Souvenirs aside, shopping or window browsing is another way to see the true culture of a country. In Otavalo, Neil and I saw the commercial success of many indigenous peoples. In Lima, we saw the ultra-modern success of present-day Peruvians. Neither mall nor market is better than the other. They are different windows into modern day Andean culture. Where the former showcases reverence for the past and its traditions, the latter hints at the overall commercial success of its countries and the wealth of its people.

Couchsurfing in Cusco

Exclusive for Vagobond by Jo Self
Living in Cusco I find myself constantly reminded of what a small world it is. Sitting on a bus waiting to leave Cusco for the weekend, I was pleased to hear the conversation behind turn to CouchSurfing.
Couchsurfing in CuscoTalking up the merits of the CS experience, Marco was telling the young, French traveler to his left about all the great people he’s met and how much he enjoys the experience. As an active member of CouchSurfing over the last four years, and a regular attendee to the weekly meetings here in Cusco, I was thrilled to find that the groups in Peru are thriving.
CouchSurfing, for those who are unfamiliar, is an online organization that is set up as a hospitality exchange. The network provides travelers the opportunity to act as hosts, by showing others around the city, meeting for a coffee or actually housing travelers free of charge in their home.
However, this isn’t just a free room for the night. Most members take the project quite seriously and see it as a chance for true cultural exchange.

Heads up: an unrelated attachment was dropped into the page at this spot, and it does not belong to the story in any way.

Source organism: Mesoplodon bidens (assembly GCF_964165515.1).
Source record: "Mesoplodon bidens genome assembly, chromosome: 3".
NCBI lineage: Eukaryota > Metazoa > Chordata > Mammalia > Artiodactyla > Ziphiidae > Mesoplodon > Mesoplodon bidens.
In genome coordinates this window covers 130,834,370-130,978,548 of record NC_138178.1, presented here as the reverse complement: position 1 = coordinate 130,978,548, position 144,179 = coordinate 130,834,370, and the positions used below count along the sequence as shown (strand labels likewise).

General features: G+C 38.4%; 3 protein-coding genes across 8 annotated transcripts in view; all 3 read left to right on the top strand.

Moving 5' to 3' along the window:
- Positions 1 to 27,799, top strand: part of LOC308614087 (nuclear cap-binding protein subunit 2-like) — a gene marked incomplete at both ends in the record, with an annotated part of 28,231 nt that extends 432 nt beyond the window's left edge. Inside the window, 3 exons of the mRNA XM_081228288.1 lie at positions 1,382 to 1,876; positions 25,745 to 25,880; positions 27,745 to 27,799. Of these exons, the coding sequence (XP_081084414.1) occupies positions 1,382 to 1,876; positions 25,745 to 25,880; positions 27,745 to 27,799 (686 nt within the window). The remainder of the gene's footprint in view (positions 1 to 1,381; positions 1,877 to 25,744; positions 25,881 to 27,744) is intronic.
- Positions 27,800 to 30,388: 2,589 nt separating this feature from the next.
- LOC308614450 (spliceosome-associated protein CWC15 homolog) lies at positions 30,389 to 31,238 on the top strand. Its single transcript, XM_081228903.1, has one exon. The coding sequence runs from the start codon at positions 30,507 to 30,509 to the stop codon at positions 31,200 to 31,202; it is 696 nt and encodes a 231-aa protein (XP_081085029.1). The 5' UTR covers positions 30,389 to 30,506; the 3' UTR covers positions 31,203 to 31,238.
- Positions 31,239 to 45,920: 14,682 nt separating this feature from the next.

A friend of mine in Mexico told me about the project back in 2007 and I immediately became a member. There is no cost to join, unless you feel the desire to contribute. Every member is expected to fill out their profile thoroughly and each profile is then enhanced with references from friends as well as those travelers with whom one has surfed or hosted.
Upon arrival to Lima at the end of March, my first course of action was to see if there was a local meet-up happening while I was there, and with luck, there was.
I met Morgan, a fellow ex-pat living in Lima at Café Maquina for the weekly Friday language exchange. A fairly informal gathering of locals and CouchSurfers alike mingled and chatted, sharing their languages and cultures.
Here in Cusco there are two different weekly meetings, one on Wednesdays at Indigo, which is mostly just a social gathering, and then a weekly language exchange that meets on Fridays, which was recently started and is still looking for a permanent home. In Arequipa, there are frequent get-togethers to go out dancing or to enjoy a coffee or beer together, but at the moment, no regular weekly meetings are scheduled.
In addition to the meetings, members frequently use the online group forums to find travel partners, information on local events and tips for getting around the city. I’ve met some amazing people through the service.
While still living in the US, I hosted easily 8-10 people a month in my home and while the median age of CS members is 28, I hosted folks from 17-72 and am still in contact with more than half of them. The good news is, whenever and wherever I travel, I know I have a place to stay and a friendly face to welcome me – a small world indeed.
For more information on each of the groups in Peru, just do a search under the ‘Community’ tab and explore the options. If you’re staying in hotels during your trip but are still keen to mix some cultural exchange into your Peru travel experience, either talk to your operator about cultural tours or get in touch with the local CouchSurfing group.